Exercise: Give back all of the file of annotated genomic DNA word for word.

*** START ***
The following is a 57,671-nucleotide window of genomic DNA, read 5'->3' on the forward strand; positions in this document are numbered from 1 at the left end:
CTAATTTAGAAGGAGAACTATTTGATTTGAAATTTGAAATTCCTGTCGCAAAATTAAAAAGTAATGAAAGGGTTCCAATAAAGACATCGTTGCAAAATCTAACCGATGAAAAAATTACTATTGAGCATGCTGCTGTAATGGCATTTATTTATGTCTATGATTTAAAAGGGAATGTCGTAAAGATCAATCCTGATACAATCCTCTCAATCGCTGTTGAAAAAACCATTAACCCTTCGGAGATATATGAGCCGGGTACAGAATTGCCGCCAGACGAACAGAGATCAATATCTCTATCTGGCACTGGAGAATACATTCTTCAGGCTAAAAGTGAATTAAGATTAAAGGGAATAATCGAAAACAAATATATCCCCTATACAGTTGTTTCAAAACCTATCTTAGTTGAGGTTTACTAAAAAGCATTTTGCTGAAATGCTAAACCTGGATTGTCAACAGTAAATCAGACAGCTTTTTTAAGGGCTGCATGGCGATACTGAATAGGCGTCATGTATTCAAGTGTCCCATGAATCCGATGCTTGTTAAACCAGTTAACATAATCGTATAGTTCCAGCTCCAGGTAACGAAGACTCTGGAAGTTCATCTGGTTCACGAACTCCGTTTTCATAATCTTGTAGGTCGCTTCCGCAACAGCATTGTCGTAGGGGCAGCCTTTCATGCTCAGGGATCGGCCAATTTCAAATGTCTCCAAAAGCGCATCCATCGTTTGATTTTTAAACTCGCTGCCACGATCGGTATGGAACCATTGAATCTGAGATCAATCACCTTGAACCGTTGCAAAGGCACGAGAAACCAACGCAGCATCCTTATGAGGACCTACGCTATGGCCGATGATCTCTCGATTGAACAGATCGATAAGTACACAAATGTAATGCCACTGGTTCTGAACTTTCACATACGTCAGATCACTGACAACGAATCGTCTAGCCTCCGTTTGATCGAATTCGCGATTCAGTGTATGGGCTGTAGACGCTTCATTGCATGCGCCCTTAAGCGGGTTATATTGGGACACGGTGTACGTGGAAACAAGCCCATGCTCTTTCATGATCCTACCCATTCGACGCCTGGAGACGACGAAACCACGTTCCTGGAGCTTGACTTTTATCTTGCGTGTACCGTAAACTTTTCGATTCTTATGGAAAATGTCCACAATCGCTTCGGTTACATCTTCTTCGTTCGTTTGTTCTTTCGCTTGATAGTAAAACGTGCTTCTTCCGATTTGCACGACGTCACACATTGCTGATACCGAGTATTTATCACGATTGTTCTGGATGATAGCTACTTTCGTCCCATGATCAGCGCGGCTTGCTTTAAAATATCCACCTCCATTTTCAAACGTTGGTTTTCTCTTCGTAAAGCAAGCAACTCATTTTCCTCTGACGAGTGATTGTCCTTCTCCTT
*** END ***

The following is a 57,671-nucleotide window of genomic DNA, read 5'->3' on the forward strand; positions in this document are numbered from 1 at the left end:
CTAATTTAGAAGGAGAACTATTTGATTTGAAATTTGAAATTCCTGTCGCAAAATTAAAAAGTAATGAAAGGGTTCCAATAAAGACATCGTTGCAAAATCTAACCGATGAAAAAATTACTATTGAGCATGCTGCTGTAATGGCATTTATTTATGTCTATGATTTAAAAGGGAATGTCGTAAAGATCAATCCTGATACAATCCTCTCAATCGCTGTTGAAAAAACCATTAACCCTTCGGAGATATATGAGCCGGGTACAGAATTGCCGCCAGACGAACAGAGATCAATATCTCTATCTGGCACTGGAGAATACATTCTTCAGGCTAAAAGTGAATTAAGATTAAAGGGAATAATCGAAAACAAATATATCCCCTATACAGTTGTTTCAAAACCTATCTTAGTTGAGGTTTACTAAAAAGCATTTTGCTGAAATGCTAAACCTGGATTGTCAACAGTAAATCAGACAGCTTTTTTAAGGGCTGCATGGCGATACTGAATAGGCGTCATGTATTCAAGTGTCCCATGAATCCGATGCTTGTTAAACCAGTTAACATAATCGTATAGTTCCAGCTCCAGGTAACGAAGACTCTGGAAGTTCATCTGGTTCACGAACTCCGTTTTCATAATCTTGTAGGTCGCTTCCGCAACAGCATTGTCGTAGGGGCAGCCTTTCATGCTCAGGGATCGGCCAATTTCAAATGTCTCCAAAAGCGCATCCATCGTTTGATTTTTAAACTCGCTGCCACGATCGGTATGGAACCATTGAATCTGAGATCAATCACCTTGAACCGTTGCAAAGGCACGAGAAACCAACGCAGCATCCTTATGAGGACCTACGCTATGGCCGATGATCTCTCGATTGAACAGATCGATAAGTACACAAATGTAATGCCACTGGTTCTGAACTTTCACATACGTCAGATCACTGACAACGAATCGTCTAGCCTCCGTTTGATCGAATTCGCGATTCAGTGTATGGGCTGTAGACGCTTCATTGCATGCGCCCTTAAGCGGGTTATATTGGGACACGGTGTACGTGGAAACAAGCCCATGCTCTTTCATGATCCTACCCATTCGACGCCTGGAGACGACGAAACCACGTTCCTGGAGCTTGACTTTTATCTTGCGTGTACCGTAAACTTTTCGATTCTTATGGAAAATGTCCACAATCGCTTCGGTTACATCTTCTTCGTTCGTTTGTTCTTTCGCTTGATAGTAAAACGTGCTTCTTCCGATTTGCACGACGTCACACATTGCTGATACCGAGTATTTATCACGATTGTTCTGGATGATAGCTACTTTCGTCCCATGATCAGCGCGGCTTGCTTTAAAATATCCACCTCCATTTTCAAACGTTGGTTTTCTCTTCGTAAAGCAAGCAACTCATTTTCCTCTGACGAGTGATTGTCCTTCTCCTT